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Malachi calls on the people to return to God, and for the priests to serve Him according to the Law: Malachi 1–4

We don’t know when Malachi delivered his message.

  • It was probably after the exiles returned to Judah and after the second Temple was built (so after 515 BC) because the text refers to a governor and Temple practices. The text deals with some of the same issues that Ezra and Nehemiah dealt with, but also some more fundamental ones.
  • It was probably after Nehemiah’s first stint in Jerusalem, when Nehemiah set up the governance structures for collecting the tithes and offerings and distributing them (after 445 BC) – so there was a system that could be corrupted.
  • Nehemiah was a strong, upright leader and he wasn’t named as governor, so some think this means he wasn’t in the position at the time. Perhaps Malachi was supporting Nehemiah’s reforms and governance structures, or perhaps he dealt with their corruption before Nehemiah came back to Jerusalem the second time in about 433 BC.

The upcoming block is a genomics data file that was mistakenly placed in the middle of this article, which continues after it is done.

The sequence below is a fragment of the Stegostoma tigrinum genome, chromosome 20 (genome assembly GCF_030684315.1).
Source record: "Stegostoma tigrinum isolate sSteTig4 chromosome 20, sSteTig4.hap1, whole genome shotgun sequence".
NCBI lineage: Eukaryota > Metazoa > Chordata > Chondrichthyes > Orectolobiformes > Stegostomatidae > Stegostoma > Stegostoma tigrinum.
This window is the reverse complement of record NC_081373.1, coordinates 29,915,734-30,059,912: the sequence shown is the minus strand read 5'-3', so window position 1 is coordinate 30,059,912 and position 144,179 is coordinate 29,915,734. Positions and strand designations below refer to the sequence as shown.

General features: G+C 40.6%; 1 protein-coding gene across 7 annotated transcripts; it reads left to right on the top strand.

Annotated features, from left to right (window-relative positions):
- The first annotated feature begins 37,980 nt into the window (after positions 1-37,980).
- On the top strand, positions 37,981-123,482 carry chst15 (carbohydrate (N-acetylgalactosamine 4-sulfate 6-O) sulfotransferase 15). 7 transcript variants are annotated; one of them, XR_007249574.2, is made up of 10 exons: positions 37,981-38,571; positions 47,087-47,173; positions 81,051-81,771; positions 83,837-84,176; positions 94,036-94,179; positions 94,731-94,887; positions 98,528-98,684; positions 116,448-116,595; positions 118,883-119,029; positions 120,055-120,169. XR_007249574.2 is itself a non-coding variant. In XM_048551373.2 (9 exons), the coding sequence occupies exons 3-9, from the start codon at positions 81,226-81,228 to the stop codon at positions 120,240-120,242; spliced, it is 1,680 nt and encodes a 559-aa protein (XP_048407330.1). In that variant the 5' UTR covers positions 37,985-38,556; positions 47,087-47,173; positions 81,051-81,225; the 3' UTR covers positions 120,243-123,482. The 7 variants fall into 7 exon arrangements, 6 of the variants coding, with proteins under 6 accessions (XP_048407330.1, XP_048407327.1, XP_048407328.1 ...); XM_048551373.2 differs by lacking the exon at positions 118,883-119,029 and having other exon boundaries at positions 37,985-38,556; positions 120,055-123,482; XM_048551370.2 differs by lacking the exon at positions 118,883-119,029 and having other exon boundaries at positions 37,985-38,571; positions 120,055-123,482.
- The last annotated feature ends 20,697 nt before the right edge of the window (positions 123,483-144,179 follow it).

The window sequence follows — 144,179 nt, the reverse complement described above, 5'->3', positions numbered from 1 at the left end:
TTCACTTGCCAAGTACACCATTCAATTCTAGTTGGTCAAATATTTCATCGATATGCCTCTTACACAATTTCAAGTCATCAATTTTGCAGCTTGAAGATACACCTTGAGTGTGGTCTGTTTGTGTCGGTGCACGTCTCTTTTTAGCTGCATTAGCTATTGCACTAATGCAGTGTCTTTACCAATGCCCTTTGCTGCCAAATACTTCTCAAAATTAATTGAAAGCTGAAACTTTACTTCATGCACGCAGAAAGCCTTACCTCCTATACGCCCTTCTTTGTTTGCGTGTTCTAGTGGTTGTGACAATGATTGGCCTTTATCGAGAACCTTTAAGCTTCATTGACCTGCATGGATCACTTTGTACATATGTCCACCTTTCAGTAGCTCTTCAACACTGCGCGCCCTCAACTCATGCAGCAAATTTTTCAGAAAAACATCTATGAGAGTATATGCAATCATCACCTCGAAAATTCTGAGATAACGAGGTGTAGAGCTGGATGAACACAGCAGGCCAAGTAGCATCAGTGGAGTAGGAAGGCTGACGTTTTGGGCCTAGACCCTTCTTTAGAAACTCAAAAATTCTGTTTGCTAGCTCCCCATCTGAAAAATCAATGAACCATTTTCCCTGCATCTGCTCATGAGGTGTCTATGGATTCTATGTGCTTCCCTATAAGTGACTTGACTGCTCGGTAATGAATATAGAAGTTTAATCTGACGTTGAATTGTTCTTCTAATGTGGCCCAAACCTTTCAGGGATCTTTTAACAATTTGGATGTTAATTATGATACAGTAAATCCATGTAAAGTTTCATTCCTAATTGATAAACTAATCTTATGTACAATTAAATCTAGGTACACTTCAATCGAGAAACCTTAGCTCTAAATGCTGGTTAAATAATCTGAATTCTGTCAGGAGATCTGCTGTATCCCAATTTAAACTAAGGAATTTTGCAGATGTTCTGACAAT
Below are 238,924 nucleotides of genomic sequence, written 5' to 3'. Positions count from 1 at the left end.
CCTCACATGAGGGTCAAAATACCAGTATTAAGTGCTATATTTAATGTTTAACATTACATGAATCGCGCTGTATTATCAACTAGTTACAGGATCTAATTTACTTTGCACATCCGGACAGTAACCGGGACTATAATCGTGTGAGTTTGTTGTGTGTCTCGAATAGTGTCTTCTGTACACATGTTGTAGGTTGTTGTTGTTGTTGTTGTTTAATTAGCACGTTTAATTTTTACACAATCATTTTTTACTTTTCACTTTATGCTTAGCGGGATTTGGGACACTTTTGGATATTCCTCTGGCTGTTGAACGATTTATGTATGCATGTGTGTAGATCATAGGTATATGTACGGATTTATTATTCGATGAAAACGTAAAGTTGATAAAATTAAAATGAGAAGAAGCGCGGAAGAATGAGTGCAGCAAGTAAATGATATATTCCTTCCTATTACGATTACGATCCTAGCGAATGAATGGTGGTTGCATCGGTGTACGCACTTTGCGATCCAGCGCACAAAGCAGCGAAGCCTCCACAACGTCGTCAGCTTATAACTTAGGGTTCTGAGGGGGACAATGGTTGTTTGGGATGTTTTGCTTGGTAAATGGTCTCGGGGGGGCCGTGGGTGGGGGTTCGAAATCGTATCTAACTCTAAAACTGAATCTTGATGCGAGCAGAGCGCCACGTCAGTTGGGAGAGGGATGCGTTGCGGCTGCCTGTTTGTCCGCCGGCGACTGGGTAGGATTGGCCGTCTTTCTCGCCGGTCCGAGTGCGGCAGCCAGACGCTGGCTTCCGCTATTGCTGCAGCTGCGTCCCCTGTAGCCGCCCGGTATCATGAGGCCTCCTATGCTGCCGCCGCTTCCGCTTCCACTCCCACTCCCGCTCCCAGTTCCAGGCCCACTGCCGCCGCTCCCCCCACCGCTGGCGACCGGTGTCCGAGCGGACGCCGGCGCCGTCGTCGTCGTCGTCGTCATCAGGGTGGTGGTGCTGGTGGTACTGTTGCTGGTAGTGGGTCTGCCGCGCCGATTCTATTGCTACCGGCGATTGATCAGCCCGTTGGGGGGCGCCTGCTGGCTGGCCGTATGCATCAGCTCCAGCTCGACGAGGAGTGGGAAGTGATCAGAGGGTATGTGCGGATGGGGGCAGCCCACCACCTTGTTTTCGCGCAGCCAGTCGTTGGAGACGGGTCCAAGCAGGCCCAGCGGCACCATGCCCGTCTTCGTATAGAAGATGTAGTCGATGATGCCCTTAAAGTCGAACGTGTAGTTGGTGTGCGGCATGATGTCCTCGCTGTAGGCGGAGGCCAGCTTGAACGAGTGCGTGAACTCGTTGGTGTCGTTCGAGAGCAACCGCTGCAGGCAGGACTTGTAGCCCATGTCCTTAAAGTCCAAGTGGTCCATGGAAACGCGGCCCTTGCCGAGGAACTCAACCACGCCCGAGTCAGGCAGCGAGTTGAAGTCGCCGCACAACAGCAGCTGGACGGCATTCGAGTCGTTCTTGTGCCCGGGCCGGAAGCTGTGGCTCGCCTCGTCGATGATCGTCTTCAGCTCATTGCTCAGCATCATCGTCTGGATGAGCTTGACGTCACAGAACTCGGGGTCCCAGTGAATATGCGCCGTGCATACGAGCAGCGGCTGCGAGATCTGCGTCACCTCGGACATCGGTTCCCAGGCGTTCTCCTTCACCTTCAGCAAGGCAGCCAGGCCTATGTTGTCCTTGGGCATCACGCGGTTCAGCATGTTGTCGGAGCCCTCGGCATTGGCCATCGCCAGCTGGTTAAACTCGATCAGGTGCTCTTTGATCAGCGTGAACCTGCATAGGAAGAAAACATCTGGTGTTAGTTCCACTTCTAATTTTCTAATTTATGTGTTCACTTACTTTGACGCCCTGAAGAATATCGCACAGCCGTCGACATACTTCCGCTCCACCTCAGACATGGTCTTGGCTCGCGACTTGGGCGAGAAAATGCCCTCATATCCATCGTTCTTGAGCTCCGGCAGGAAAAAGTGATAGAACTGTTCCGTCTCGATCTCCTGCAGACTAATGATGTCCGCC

• Malachi could also have  lived after Nehemiah’s rule as governor finished in about 420 BC because there is no evidence that this couldn’t have happened, other than a tendency for God to send prophets in groups, with each complementing and reinforcing the message of the others.

In support of the idea that Malachi was dealing with corruption in Temple practices around the tithing and offering system while Nehemiah was away (so before the final round of reforms in 433–420BC):

Malachi 2:7-9 The words of a priest’s lips should preserve knowledge of God, and people should go to him for instruction, for the priest is the messenger of the Lord of Heaven’s Armies. But you priests have left God’s paths. Your instructions have caused many to stumble into sin. You have corrupted the covenant I made with the Levites … So I have made you despised and humiliated in the eyes of all the people. For you have not obeyed me but have shown favoritism in the way you carry out my instructions.

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